# NavList:

## A Community Devoted to the Preservation and Practice of Celestial Navigation and Other Methods of Traditional Wayfinding

**Re: Please help me with the math Re: learning sight reduction**

**From:**Lu Abel

**Date:**2006 May 4, 10:22 -0500

It's okay to use LHA in the formula, even if the body is east of the

observer and therefore LHA will be between 270 and 360. The reason for

this is that cos (x) is the same as cos (360-x). For example, cos (10)

is the same as cos (350).

I've never seen the formula expressed with a dlo, but I suspect it's

simply the difference between the observer's longitude and the body's

GHA without worrying about who is east of whom. Simplifies the picture

of the spherical triangle and makes it easier to understand. But if one

is doing sight reductions with a calculator, why insert an extra step

(changing a large LHA to a small dlo)? Every extra step is a potential

source for error. A calculator is quite happy to calculate (and get the

correct answer) using LHA!

Lu Abel

Bill Burchell wrote:

> Guy wrote:

>

>

>>OK so here is the formula I have sin

>>(Hc)=sin(dec)sin(lat)+cos(dec)cos(lat)cos(dlo)

>>question 1 is dlo the same as LHA? if not what is dlo?

>

>

> Not certain. I think of dlo as the smallest angle (absolute value) that

> expresses the difference between two longitudes.

>

> LHA is the angle measured WESTWARD from the observer's position to the body

> (GHA). If the body is west of the observed, that will be the same as dlo.

> If the body is east of the observer, you will have to go all the way around

> to get to the observer.

>

> Example:

>

> AP lon 80d W

> Body GHA (lon) 60d W

> dlo = 60 - 80 = |-20| = 20

> LHA = 60 - 80 = -20 = 340

>

>

>>question 2 is this formula telling me to mutiply sin(dec) by sin(lat) and

>>then add it to multiplication of cos(dec) by cos(lat) by cos(dlo)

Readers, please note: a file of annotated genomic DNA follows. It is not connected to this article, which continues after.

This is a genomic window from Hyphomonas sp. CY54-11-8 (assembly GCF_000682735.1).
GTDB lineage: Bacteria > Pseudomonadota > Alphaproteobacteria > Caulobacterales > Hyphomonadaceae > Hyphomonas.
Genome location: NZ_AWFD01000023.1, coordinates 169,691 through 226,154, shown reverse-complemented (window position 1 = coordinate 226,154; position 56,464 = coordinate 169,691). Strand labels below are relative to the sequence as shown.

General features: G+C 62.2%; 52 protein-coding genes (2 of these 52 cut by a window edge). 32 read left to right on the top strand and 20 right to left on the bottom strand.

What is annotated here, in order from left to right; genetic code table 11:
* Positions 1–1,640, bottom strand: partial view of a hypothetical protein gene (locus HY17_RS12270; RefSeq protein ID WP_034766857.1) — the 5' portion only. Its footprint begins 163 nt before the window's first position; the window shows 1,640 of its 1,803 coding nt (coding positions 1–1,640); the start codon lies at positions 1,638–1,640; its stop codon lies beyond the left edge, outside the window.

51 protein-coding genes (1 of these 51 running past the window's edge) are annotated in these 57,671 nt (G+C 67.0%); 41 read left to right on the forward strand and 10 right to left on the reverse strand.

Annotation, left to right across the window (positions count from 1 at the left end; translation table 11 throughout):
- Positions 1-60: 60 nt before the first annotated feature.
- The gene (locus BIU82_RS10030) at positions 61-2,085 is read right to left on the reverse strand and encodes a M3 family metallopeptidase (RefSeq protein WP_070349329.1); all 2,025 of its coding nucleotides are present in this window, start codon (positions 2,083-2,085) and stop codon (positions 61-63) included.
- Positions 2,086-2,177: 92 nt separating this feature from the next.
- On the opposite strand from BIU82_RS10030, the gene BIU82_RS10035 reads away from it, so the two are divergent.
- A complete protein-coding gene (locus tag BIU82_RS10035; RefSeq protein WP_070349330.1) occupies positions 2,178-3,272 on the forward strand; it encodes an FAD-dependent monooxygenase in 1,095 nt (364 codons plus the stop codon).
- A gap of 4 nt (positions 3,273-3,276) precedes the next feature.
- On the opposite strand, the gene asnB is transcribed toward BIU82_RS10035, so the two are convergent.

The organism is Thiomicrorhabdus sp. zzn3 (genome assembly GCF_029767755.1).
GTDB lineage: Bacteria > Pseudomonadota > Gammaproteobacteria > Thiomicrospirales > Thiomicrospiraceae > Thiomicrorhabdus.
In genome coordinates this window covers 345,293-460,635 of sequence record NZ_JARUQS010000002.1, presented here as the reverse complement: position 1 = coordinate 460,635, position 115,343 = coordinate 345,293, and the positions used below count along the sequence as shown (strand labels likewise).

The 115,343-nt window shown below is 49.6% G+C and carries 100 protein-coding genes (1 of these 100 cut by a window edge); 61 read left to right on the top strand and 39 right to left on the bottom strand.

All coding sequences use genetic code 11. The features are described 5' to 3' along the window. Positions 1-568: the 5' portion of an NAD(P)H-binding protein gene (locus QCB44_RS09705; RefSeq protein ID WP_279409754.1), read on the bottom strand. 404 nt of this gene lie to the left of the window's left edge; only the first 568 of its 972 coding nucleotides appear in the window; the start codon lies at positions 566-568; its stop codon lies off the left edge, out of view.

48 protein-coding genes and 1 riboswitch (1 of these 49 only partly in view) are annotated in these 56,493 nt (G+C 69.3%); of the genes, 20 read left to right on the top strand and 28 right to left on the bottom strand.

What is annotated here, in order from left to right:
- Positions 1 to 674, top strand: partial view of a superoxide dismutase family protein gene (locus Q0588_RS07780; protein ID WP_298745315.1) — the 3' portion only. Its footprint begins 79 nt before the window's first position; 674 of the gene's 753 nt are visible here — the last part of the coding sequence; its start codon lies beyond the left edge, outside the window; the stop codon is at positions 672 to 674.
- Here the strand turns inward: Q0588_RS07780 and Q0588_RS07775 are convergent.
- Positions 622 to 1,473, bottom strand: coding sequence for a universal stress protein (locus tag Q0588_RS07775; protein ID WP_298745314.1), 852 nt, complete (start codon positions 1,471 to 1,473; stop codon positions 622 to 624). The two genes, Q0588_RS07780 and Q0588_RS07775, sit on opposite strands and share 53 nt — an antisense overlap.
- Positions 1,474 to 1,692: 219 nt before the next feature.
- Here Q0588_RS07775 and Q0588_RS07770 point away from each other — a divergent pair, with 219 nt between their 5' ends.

>

>

> Yes. sin Hc = (sin dec * sin lat) + (cos dec* cos lat * by cos LHA)

>

> Order of operations: Please excuse my dear aunt Sally. PEMDAS

>

> P parenthesis

> E exponents

> M multiplication

> D division

> A addition

> S subtraction

>

> Do anything within the () first, as ordered above.

>

> No. You need LHA, not dlo

>

> NOTE: If you are careful to always subtract AP from GHA, most calculators

> will not mind if you feed it -20 instead of +340 as LHA.

>

>

>>question 3 if my methodlogy of question 2 is correct, then how do I get the

>>result back to degrees and minutes for the answer Hc?

>

>

> Sine of the equation to the right of = is your answer in decimal degrees.

> Read the manual, do what it says to convert decimal degrees to ddd/mm/ss.

>

>

>>question 4 what is the difference in accuracy of HO 240 Vs Ho229 Vs

>>calculator?

>

>

> Your almanac explanation section will give you the range and probability of

> error for daily data. Using almanac tables for dip, refraction, time-to-arc

> etc., could shift you an additional 0.1', maybe 0.2' worst case.

>

> 229 table errors for figuring d, v, d (adjustment to tabular Hc) and Z might

> be another 0.1' to 0.2" (rarely) over calculator. Most of the time these

> rounding errors will pretty well cancel out or be smaller than sextant

> accuracy (+/- 0.15 to 0.3') and operator/refraction/dip errors on the water.

>

> NOTE: The calculator carries a lot of digits past the decimal point, that

> in theory are not significant digits anyway given the input.

>

> NOTE: If you really want to be picky, find a v factor for the sun by taking

> the GHA difference for 24 or 48 hours and dividing by 24 or 48 and adding or

> subtracting from 15 (sun) to get a real angular speed. Won't matter much at

> the 10-minutes-past the-hour mark, but can shift you 0.1' at the 40-50

> minute mark.

>

> I think 249 tables (solving the spherical triangle etc.) are less accurate

> than 229, but cannot speak to that from experience. 249 table books are

> smaller, but have limits on the stars you can use.

>

> Of any help?

>

> Bill

>

>

> >

>

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